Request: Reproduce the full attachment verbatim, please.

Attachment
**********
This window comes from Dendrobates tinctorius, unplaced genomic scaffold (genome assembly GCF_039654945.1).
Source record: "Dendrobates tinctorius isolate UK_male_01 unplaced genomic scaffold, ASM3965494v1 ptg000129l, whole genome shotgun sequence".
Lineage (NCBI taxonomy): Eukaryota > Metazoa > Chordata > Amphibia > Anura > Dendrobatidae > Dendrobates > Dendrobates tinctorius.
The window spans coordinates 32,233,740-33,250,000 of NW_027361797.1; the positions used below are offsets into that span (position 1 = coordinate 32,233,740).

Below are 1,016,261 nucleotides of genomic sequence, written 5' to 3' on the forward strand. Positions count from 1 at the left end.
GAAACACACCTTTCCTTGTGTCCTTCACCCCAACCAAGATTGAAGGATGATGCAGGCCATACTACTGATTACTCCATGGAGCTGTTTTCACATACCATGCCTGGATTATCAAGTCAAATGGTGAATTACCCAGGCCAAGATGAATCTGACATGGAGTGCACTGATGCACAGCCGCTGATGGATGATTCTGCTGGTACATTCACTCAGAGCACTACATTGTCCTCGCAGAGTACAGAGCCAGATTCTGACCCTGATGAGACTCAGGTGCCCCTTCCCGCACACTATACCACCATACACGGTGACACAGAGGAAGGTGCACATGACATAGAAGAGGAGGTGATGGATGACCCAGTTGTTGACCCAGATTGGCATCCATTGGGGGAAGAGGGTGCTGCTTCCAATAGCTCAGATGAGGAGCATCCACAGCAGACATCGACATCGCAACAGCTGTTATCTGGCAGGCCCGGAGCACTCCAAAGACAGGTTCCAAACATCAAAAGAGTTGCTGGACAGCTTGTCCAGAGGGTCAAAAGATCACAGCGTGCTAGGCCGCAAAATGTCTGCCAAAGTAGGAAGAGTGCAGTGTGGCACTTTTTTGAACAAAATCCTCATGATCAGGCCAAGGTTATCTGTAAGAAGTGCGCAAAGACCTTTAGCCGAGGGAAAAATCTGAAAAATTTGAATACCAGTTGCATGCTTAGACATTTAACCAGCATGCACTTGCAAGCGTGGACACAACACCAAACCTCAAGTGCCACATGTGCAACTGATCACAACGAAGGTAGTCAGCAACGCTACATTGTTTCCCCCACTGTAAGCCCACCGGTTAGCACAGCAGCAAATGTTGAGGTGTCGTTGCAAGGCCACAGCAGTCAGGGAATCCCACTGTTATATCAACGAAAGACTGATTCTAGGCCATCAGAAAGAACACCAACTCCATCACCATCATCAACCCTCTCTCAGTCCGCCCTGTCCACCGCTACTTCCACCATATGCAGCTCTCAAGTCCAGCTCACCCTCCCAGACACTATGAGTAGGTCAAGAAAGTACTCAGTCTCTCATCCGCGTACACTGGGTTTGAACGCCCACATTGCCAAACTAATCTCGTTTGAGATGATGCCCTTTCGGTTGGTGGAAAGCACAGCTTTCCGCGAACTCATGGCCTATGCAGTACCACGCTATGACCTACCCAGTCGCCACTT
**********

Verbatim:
This window comes from Dendrobates tinctorius, unplaced genomic scaffold (genome assembly GCF_039654945.1).
Source record: "Dendrobates tinctorius isolate UK_male_01 unplaced genomic scaffold, ASM3965494v1 ptg000129l, whole genome shotgun sequence".
Lineage (NCBI taxonomy): Eukaryota > Metazoa > Chordata > Amphibia > Anura > Dendrobatidae > Dendrobates > Dendrobates tinctorius.
The window spans coordinates 32,233,740-33,250,000 of NW_027361797.1; the positions used below are offsets into that span (position 1 = coordinate 32,233,740).

Below are 1,016,261 nucleotides of genomic sequence, written 5' to 3' on the forward strand. Positions count from 1 at the left end.
GAAACACACCTTTCCTTGTGTCCTTCACCCCAACCAAGATTGAAGGATGATGCAGGCCATACTACTGATTACTCCATGGAGCTGTTTTCACATACCATGCCTGGATTATCAAGTCAAATGGTGAATTACCCAGGCCAAGATGAATCTGACATGGAGTGCACTGATGCACAGCCGCTGATGGATGATTCTGCTGGTACATTCACTCAGAGCACTACATTGTCCTCGCAGAGTACAGAGCCAGATTCTGACCCTGATGAGACTCAGGTGCCCCTTCCCGCACACTATACCACCATACACGGTGACACAGAGGAAGGTGCACATGACATAGAAGAGGAGGTGATGGATGACCCAGTTGTTGACCCAGATTGGCATCCATTGGGGGAAGAGGGTGCTGCTTCCAATAGCTCAGATGAGGAGCATCCACAGCAGACATCGACATCGCAACAGCTGTTATCTGGCAGGCCCGGAGCACTCCAAAGACAGGTTCCAAACATCAAAAGAGTTGCTGGACAGCTTGTCCAGAGGGTCAAAAGATCACAGCGTGCTAGGCCGCAAAATGTCTGCCAAAGTAGGAAGAGTGCAGTGTGGCACTTTTTTGAACAAAATCCTCATGATCAGGCCAAGGTTATCTGTAAGAAGTGCGCAAAGACCTTTAGCCGAGGGAAAAATCTGAAAAATTTGAATACCAGTTGCATGCTTAGACATTTAACCAGCATGCACTTGCAAGCGTGGACACAACACCAAACCTCAAGTGCCACATGTGCAACTGATCACAACGAAGGTAGTCAGCAACGCTACATTGTTTCCCCCACTGTAAGCCCACCGGTTAGCACAGCAGCAAATGTTGAGGTGTCGTTGCAAGGCCACAGCAGTCAGGGAATCCCACTGTTATATCAACGAAAGACTGATTCTAGGCCATCAGAAAGAACACCAACTCCATCACCATCATCAACCCTCTCTCAGTCCGCCCTGTCCACCGCTACTTCCACCATATGCAGCTCTCAAGTCCAGCTCACCCTCCCAGACACTATGAGTAGGTCAAGAAAGTACTCAGTCTCTCATCCGCGTACACTGGGTTTGAACGCCCACATTGCCAAACTAATCTCGTTTGAGATGATGCCCTTTCGGTTGGTGGAAAGCACAGCTTTCCGCGAACTCATGGCCTATGCAGTACCACGCTATGACCTACCCAGTCGCCACTT